The collapse of the FTX crypto exchange – what have we learned?

The level of transparency in cryptocurrency exchanges remains incomparably lower than in the classical world of finance.
The University of Cambridge is investigating the phenomenon of cryptocurrencies through its Center for Alternative Finance. Cryptocurrencies and the classical world of finance – they go hand in hand, with the story of’s collapse raising the question: Why is the level of transparency in crypto-exchanges still incommensurably lower than in the classical world of finance? And why do most cryptocurrency traders trust just what crypto exchanges say in social media, in the absence in most cases of public financial statements that would get an opinion from one of the Big 4 companies – Ernst & Young (EY), KPMG, PricewaterhouseCoopers (PwC) or Deloitte?
The crypto exchange story shows how vulnerable the third largest cryptocurrency trading platform in the world has been in the absence of regular public financial reporting with an audit opinion from the Big-4.
Indeed, the whole story of the tragedy began on November 2, when an English-language media outlet published an article claiming that the publication had managed to see a “private document” – a sheet showing the balance sheet of’s trading arm, Alameda, as of June 30.
This statement itself begs the question: why should investors take the word of this “private document”? Even if this balance sheet had been published (it is not given in any form in the publication), the question would still arise as to whether it is an engineered one?
Any attempt to explain the absence of the sheet itself by the fact that it is a “private document” does not make the information reported allegedly from this “document” unconditionally credible.
All these questions are crucial in the history of, since it is from the appearance of this publication that we can count the beginning of the collapse of this crypto-exchange.
Trust – the key point
The situation itself could not have arisen in principle if had adhered to the standards generally accepted in the classical world of finance, compared to which some participants in the blockchain industry have positioned it as a more innovative field.
In the November CBR report, “Digital Asset Market Development in the Russian Federation,” submitted for public comment, highlightedthat:

“The application of distributed ledger technology, including blockchain, allows financial market participants to obtain the following positive effects and benefits:
Reducing the role of intermediaries and therefore increasing the speed and reducing the cost of financial services by:
– The possibility of direct user access to the system;
– the possibility of carrying out P2P-transactions without recourse to an intermediary;
– The possibility of using smart contracts, which enable the automation of services, multilateral interaction between members of the same network, as well as the use of individual DeFi tools”.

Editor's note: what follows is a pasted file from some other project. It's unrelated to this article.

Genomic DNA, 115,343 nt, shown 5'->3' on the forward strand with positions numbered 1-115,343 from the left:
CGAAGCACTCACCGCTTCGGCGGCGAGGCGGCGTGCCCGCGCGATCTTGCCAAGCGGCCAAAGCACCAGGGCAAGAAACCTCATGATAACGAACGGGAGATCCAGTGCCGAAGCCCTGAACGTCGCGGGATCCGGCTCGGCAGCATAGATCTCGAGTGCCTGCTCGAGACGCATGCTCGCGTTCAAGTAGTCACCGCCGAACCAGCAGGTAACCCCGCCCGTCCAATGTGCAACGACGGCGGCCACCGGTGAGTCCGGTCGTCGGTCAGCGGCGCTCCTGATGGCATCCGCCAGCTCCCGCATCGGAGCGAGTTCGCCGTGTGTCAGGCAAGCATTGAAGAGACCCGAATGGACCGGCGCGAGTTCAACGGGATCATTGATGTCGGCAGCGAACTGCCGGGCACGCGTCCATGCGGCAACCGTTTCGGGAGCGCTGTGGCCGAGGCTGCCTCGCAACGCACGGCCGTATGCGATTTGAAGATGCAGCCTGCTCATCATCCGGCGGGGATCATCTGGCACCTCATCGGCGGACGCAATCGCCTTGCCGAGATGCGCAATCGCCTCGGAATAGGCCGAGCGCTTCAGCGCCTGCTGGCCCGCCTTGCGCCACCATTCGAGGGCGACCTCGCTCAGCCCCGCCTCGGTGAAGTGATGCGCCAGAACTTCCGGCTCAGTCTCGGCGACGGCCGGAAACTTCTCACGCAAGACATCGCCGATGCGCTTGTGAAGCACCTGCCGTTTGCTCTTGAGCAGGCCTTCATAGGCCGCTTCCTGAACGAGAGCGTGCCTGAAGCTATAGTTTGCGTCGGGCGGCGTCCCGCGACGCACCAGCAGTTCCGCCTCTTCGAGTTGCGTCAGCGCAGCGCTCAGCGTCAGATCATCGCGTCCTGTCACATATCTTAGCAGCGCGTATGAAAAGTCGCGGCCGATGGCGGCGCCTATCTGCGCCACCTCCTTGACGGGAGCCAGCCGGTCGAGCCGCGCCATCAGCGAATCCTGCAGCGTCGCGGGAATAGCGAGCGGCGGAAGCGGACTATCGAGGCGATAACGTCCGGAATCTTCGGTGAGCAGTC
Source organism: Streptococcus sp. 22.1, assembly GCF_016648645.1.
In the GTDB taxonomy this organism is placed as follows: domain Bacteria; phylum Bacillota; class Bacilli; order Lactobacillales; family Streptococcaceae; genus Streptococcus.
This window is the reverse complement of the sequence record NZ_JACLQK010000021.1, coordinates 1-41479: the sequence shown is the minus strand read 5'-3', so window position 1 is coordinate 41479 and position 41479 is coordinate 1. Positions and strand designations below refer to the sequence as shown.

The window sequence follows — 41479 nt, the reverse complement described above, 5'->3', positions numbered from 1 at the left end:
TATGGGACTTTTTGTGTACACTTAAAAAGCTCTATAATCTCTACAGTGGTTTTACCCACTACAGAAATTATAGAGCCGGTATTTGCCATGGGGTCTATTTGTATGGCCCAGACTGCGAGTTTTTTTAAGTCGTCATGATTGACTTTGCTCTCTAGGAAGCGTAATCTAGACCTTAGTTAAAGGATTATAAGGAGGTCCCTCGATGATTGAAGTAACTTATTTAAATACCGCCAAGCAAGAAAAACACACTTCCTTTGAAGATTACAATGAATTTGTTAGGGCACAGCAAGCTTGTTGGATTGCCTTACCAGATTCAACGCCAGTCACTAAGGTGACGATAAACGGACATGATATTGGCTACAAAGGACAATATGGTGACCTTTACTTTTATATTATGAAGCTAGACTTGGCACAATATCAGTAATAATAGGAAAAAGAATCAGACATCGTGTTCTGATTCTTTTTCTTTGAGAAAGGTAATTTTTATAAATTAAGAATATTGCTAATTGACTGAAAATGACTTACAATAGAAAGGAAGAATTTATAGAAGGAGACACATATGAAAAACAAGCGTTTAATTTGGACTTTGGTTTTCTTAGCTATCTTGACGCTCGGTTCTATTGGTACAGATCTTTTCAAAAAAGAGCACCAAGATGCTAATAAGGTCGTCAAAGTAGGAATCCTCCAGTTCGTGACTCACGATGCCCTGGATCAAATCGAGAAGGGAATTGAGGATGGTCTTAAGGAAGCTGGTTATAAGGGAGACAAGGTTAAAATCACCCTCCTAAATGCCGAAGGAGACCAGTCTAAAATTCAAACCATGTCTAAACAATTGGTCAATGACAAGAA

At the same time, as a result of the analysis of international regulatory experience, the Bank of Russia came to the following conclusions:

Due to the similarity of economic and legal constructions in the framework of the first approach, regulation related to securities (EU, USA, Switzerland, Brazil) is most often applied to digital financial assets.
Stablecoins are generally subject to regulatory requirements similar to those for deposits, money market funds and securities. Requirements for disclosure, financial stability, collateralization, as well as safeguarding reserve assets and independent auditing must be met (US, EU, Switzerland).

E-money tokens and their issuers are planned to be regulated by rules approximating the activities of e-money operators – credit and other e-money organizations (EU).

Another November CBR report, “Decentralized Finance,” addresses attention the following point:
“Often noted in studies, users’ lack of necessary initial knowledge, understanding of DeFi mechanisms and volatility of crypto-assets, and mental willingness to use DeFi may further reduce consumers’ interest in learning more about the decentralized services sphere and lead to unconscious ignorance (underestimation) of risks by consumers, which may also entail loss of a significant portion of invested funds.
These risks are also exacerbated by the average consumer of financial services lacking the ability to independently audit the smart contract code, and the lack of mandatory external audit of smart contracts and requirements for insurance of their performance”.

What was the basis for users’ confidence in
The findings and observations presented by the Central Bank may provide an answer to the question: what was the basis for users’ trust in The crypto-exchange belonged to centralized structures in finance (CeFi), not DeFi, that is, it was an intermediary between buyers and sellers of cryptocurrencies.